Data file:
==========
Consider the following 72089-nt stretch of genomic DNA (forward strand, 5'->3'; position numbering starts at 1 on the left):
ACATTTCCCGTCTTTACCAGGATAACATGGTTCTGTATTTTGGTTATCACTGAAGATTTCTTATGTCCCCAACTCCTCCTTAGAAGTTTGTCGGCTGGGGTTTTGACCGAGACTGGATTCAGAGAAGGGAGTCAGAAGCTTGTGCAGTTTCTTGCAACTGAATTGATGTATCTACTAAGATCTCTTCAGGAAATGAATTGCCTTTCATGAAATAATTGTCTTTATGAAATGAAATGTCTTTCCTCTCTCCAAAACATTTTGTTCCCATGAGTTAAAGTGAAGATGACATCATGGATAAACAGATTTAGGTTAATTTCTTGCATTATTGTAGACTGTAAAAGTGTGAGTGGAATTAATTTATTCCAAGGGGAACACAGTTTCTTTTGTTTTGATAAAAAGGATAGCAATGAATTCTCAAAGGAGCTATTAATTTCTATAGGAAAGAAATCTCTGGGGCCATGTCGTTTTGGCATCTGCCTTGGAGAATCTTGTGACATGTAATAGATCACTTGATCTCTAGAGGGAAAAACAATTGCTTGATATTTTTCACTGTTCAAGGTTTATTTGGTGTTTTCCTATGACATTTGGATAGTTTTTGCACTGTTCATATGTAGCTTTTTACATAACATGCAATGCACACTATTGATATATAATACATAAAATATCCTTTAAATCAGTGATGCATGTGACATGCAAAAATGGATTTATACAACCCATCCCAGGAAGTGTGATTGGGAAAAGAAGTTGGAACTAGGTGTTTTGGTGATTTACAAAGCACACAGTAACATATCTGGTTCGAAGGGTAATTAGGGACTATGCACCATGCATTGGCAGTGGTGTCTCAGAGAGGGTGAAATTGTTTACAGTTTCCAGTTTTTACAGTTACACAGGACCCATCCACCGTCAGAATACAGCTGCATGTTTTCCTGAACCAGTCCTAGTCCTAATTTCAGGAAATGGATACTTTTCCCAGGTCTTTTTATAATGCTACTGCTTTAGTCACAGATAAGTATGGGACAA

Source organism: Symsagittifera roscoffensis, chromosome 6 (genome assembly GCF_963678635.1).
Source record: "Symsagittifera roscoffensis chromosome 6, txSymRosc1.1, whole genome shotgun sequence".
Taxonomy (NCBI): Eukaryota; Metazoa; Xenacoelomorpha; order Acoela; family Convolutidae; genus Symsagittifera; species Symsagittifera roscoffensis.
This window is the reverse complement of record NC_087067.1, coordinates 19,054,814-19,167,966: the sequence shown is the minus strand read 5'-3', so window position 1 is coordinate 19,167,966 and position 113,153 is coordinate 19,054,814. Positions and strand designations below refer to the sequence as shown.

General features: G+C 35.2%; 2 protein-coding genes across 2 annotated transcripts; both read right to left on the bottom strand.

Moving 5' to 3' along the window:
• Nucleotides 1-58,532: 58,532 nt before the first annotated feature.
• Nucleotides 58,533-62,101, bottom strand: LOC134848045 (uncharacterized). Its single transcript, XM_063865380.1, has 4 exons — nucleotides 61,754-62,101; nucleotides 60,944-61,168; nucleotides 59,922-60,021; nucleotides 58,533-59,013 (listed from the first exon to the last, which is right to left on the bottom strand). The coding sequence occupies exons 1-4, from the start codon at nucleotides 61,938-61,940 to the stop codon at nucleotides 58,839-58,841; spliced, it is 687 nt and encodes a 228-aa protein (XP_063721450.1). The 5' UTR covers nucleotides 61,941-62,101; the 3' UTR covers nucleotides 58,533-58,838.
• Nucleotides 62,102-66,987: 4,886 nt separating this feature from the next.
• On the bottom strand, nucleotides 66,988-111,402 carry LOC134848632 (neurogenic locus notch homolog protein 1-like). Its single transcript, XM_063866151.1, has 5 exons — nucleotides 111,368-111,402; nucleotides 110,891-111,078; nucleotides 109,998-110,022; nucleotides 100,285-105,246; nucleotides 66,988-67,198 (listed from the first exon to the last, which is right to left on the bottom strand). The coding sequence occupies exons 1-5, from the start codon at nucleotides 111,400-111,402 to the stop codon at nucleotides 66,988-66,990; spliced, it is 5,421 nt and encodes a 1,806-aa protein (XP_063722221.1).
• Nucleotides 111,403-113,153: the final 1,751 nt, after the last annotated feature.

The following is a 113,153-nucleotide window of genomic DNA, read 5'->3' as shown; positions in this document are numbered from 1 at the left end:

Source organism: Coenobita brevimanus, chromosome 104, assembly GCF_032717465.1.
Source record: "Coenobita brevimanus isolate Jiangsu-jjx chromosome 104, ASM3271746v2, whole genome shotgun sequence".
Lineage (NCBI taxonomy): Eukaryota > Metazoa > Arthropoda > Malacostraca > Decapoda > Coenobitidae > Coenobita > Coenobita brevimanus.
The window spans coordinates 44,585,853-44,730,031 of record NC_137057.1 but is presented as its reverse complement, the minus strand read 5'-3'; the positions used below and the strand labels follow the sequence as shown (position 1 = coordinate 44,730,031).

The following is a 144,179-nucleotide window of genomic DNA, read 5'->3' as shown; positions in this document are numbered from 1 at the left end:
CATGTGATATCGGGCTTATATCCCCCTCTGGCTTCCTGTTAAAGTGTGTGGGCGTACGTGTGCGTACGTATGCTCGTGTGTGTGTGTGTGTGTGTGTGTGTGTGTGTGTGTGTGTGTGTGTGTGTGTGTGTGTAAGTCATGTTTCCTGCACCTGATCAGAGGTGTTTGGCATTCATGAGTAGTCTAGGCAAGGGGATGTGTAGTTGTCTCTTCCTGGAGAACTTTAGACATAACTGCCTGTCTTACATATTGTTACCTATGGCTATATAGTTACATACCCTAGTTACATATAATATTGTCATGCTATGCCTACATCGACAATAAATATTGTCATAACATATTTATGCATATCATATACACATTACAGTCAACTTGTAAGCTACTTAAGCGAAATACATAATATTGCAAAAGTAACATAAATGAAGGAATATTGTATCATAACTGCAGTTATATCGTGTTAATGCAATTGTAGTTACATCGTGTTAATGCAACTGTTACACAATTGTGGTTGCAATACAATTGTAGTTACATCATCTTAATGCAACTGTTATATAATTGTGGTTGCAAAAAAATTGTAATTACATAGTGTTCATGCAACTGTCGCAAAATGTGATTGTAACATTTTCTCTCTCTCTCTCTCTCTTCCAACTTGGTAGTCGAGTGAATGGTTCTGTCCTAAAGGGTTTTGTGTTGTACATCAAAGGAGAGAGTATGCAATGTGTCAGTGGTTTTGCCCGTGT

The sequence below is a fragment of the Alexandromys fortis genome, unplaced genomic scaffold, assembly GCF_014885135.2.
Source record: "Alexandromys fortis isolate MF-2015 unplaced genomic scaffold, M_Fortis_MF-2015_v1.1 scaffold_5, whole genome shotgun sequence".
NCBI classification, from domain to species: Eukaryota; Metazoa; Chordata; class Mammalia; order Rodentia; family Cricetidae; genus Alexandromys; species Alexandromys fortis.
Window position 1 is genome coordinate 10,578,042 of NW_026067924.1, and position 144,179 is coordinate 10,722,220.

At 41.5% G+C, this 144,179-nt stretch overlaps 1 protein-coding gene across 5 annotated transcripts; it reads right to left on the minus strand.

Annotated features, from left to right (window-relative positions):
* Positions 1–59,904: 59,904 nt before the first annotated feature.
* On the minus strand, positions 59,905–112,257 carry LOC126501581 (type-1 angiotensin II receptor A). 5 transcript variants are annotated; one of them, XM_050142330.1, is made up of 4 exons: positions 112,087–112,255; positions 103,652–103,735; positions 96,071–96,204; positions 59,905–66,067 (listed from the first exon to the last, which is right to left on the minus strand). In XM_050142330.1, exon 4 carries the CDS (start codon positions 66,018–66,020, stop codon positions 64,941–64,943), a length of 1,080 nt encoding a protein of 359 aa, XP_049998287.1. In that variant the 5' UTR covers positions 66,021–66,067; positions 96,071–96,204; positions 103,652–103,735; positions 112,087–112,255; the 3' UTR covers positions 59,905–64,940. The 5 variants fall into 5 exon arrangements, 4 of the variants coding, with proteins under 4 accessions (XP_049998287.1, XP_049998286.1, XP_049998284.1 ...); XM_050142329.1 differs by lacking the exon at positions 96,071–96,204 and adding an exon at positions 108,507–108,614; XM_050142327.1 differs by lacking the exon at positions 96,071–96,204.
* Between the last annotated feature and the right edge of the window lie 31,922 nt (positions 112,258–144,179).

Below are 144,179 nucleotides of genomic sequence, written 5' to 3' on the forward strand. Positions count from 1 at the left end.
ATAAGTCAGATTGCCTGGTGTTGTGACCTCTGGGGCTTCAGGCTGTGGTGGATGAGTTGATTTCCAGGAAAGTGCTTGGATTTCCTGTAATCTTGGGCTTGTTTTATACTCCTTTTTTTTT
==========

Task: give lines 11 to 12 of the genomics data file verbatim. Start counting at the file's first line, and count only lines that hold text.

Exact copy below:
• Nucleotides 62,102-66,987: 4,886 nt separating this feature from the next.
• On the bottom strand, nucleotides 66,988-111,402 carry LOC134848632 (neurogenic locus notch homolog protein 1-like). Its single transcript, XM_063866151.1, has 5 exons — nucleotides 111,368-111,402; nucleotides 110,891-111,078; nucleotides 109,998-110,022; nucleotides 100,285-105,246; nucleotides 66,988-67,198 (listed from the first exon to the last, which is right to left on the bottom strand). The coding sequence occupies exons 1-5, from the start codon at nucleotides 111,400-111,402 to the stop codon at nucleotides 66,988-66,990; spliced, it is 5,421 nt and encodes a 1,806-aa protein (XP_063722221.1).